Training Takeaways: Women Entrepreneurs Building Better Communities
by Alexis Arlett
One of the latest training events offered by the Junior League was the opportunity to attend a Question & Answer session with five talented female entrepreneurs from the Boston area. Panelists were Vicky Wu Davis, Executive Director and Founder of Youth CITIES; Jessica Fracalossi, Founder and CEO of The Handle Bar Indoor Cycling Studio; Danielle Perretty, Founder and CEO of Beacon Blend; and Karen Scalia, Founder and Owner of Salem Food Tours. Each took a different path to get to where she is now, but the insight and takeaways from all the panelists shared the same key themes.
1) Don’t let your history or experience hinder you. Each of the five women on the panel came from a different background. They were accountants, actors, biologists, and executives prior to starting their companies, and none of their companies are in line with their prior experience. So when starting your own company, you don’t necessarily need to stick to what you know, but rather follow your dreams and inspirations. Find a need and fill it. Your inspiration doesn’t always come from what you’ve studied or done in the past.
2) Don’t listen to everyone’s feedback. Sure, when you are starting a company you want to gather insight and feedback from your friends, colleagues, experts in the field, and even potential investors. But while everyone is going to have some comment or suggestion, they can’t all be incorporated into your plans. When starting a new company, never lose your vision, and accept that not everyone is going to understand or share it. It doesn’t mean your venture won’t be a success; just the opposite! Those individuals just haven’t caught up with your idea yet.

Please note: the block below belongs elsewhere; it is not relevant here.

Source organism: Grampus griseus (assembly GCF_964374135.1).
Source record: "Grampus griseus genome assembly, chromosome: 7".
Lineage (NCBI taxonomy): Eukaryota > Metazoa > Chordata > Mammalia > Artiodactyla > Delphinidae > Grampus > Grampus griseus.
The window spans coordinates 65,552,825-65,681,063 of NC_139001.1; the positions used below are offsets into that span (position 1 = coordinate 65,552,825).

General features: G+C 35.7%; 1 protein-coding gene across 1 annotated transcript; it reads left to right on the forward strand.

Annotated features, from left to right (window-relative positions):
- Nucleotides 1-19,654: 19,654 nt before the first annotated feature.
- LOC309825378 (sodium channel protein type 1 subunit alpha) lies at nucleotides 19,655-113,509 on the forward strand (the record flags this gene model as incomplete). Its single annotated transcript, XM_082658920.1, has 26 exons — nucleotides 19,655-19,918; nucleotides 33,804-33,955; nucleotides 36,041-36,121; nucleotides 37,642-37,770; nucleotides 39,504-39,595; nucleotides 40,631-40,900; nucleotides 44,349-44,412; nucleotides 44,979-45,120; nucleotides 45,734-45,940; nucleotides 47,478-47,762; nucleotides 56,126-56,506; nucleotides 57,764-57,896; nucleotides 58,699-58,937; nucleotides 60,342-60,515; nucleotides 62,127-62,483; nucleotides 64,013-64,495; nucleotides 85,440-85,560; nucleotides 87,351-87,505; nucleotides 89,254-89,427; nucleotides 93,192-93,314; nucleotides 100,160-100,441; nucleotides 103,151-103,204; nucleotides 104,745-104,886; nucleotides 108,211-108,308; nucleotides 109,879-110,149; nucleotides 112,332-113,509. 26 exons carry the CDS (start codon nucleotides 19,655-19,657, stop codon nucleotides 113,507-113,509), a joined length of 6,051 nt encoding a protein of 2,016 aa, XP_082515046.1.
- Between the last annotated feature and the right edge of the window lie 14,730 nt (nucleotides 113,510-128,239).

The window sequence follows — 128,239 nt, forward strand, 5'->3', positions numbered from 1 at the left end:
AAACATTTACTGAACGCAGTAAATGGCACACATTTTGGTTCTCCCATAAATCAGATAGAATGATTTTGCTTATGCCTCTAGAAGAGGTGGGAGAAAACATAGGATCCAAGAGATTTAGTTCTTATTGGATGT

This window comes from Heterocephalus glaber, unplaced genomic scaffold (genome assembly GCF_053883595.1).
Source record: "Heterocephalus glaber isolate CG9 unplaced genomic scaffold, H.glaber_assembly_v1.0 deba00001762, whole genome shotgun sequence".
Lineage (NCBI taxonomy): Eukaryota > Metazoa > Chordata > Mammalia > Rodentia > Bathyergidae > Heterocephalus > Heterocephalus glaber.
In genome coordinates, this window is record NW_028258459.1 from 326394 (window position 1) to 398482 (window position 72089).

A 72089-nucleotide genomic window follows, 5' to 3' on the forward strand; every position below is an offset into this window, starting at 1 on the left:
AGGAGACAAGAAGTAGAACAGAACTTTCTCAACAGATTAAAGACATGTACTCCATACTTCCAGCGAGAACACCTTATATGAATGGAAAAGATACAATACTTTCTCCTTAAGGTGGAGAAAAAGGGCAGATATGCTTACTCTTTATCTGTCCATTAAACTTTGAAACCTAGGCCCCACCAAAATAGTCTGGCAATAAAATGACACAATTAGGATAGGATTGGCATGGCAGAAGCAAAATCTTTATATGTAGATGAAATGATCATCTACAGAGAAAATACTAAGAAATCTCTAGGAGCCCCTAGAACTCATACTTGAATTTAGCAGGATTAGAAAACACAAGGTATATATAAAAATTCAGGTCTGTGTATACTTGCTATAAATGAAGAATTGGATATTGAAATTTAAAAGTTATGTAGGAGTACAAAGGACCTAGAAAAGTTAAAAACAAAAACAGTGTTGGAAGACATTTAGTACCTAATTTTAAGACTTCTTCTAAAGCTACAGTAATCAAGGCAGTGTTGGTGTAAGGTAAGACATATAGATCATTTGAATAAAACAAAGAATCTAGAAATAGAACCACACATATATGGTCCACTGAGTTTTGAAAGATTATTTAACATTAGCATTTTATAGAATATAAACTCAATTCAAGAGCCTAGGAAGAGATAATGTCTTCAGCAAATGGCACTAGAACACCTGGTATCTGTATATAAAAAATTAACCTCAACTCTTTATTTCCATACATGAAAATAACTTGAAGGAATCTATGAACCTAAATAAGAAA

3) Funding doesn’t only come from investors. In today’s world, we often think that there is only one way to get funding for a company. But these five unique entrepreneurs demonstrated that there are several different ways to get the money you need. Whether it’s self-financing, quitting your job and working as a waitress while raising money, getting one big investor or multiple small ones, there is no limit to how you reach your goal. There is no one-size-fits-all model for funding because each individual, venture, and process is different. Also, just because a company starts off with one funding source doesn’t mean it can’t change down the road. Funding should not be static. Rather, you should strategize and reevaluate over time.
4) Welcome change and obstacles. While each of the five ladies were at various stages of their entrepreneurship journey, they all still face challenges. Although challenges may make it seem like everything is falling apart, they are actually opportunities for growth and creativity. In the end, we must embrace the challenges as they happen.
Overall, these women demonstrated passion for their dreams, and I personally found them inspirational. I was left with the sentiments that you should never settle or give up, you should always pursue your passions, and that each and every one of us can be an entrepreneur.